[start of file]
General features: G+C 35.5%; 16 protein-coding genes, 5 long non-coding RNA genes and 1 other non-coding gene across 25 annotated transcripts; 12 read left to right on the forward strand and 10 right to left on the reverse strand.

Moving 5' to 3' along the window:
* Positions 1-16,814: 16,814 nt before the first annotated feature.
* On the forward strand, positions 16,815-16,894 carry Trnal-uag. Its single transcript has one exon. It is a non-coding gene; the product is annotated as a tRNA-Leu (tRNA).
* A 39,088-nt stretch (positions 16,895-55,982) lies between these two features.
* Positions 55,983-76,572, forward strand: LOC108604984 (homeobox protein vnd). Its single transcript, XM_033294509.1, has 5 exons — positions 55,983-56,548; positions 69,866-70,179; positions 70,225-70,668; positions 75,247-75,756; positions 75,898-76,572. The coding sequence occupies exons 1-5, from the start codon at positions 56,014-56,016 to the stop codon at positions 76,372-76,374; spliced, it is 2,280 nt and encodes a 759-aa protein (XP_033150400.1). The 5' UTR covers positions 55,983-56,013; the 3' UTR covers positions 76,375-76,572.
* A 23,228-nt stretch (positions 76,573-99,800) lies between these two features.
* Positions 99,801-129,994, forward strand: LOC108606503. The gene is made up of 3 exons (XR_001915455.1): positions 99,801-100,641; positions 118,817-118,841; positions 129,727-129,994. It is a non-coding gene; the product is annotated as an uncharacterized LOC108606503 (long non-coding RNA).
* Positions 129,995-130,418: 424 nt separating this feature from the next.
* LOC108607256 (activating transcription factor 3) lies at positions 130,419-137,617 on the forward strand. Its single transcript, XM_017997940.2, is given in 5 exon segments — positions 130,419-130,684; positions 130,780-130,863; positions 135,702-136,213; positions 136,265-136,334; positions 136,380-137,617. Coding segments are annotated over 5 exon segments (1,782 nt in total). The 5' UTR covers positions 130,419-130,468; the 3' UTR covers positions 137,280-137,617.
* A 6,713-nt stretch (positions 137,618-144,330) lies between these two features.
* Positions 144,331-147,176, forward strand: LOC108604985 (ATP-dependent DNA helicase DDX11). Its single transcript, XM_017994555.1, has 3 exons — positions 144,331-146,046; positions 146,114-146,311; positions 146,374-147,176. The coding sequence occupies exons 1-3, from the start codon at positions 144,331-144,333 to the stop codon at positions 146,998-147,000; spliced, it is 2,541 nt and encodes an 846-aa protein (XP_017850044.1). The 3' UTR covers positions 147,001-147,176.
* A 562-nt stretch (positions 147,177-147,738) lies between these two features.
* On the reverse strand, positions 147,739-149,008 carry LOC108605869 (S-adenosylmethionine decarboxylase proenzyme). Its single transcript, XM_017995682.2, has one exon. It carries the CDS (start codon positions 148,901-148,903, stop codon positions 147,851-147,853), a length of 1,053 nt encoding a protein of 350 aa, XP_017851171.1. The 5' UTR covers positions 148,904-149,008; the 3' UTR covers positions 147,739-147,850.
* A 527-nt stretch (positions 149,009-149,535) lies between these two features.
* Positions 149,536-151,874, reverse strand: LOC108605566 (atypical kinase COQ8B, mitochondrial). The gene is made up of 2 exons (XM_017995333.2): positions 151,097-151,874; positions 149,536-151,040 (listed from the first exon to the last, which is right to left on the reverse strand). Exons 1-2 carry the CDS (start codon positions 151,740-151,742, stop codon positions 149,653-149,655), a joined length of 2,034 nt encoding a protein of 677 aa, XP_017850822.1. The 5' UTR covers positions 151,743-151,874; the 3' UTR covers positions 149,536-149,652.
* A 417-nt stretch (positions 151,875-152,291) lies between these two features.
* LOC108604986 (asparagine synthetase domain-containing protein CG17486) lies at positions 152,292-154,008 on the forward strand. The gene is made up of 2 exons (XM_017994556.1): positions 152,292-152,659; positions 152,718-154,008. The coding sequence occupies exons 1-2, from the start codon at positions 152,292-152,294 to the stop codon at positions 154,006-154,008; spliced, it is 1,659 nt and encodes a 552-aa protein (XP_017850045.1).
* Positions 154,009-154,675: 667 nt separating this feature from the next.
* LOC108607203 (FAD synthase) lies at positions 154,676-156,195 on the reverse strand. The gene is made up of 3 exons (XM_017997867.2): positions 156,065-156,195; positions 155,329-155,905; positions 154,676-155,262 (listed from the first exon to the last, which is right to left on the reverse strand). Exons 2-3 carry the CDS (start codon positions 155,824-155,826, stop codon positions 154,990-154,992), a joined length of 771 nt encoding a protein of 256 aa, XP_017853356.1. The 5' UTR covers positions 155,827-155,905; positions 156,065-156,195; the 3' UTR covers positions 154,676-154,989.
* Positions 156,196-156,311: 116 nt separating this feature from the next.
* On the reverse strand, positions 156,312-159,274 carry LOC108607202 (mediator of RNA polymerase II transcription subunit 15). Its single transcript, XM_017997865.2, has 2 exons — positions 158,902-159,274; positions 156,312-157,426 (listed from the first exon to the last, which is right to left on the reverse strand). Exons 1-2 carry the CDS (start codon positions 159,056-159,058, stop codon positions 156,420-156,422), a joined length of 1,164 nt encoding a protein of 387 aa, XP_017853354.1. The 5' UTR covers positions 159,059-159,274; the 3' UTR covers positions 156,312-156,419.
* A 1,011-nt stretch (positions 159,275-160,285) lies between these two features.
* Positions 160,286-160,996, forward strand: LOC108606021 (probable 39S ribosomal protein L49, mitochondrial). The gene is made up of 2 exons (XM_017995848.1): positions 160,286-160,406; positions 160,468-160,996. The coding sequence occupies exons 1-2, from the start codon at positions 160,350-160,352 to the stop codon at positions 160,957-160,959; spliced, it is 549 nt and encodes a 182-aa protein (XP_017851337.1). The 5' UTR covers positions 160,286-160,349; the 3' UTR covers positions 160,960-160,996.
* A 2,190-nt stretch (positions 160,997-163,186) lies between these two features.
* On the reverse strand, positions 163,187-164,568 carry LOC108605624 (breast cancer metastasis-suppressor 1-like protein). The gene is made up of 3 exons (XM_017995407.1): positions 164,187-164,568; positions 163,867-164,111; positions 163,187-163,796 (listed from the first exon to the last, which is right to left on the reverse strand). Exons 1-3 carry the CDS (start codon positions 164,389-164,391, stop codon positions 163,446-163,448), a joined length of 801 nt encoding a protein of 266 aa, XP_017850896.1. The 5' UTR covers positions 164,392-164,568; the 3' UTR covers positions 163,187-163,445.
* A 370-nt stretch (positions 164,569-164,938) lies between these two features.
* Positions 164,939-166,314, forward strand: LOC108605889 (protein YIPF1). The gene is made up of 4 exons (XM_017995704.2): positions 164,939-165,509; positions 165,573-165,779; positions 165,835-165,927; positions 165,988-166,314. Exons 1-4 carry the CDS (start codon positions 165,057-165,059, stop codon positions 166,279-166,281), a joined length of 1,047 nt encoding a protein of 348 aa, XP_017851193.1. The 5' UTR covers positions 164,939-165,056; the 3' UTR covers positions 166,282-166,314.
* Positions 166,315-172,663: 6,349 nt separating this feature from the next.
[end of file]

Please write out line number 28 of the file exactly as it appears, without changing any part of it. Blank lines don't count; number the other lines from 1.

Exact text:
* Positions 164,939-166,314, forward strand: LOC108605889 (protein YIPF1). The gene is made up of 4 exons (XM_017995704.2): positions 164,939-165,509; positions 165,573-165,779; positions 165,835-165,927; positions 165,988-166,314. Exons 1-4 carry the CDS (start codon positions 165,057-165,059, stop codon positions 166,279-166,281), a joined length of 1,047 nt encoding a protein of 348 aa, XP_017851193.1. The 5' UTR covers positions 164,939-165,056; the 3' UTR covers positions 166,282-166,314.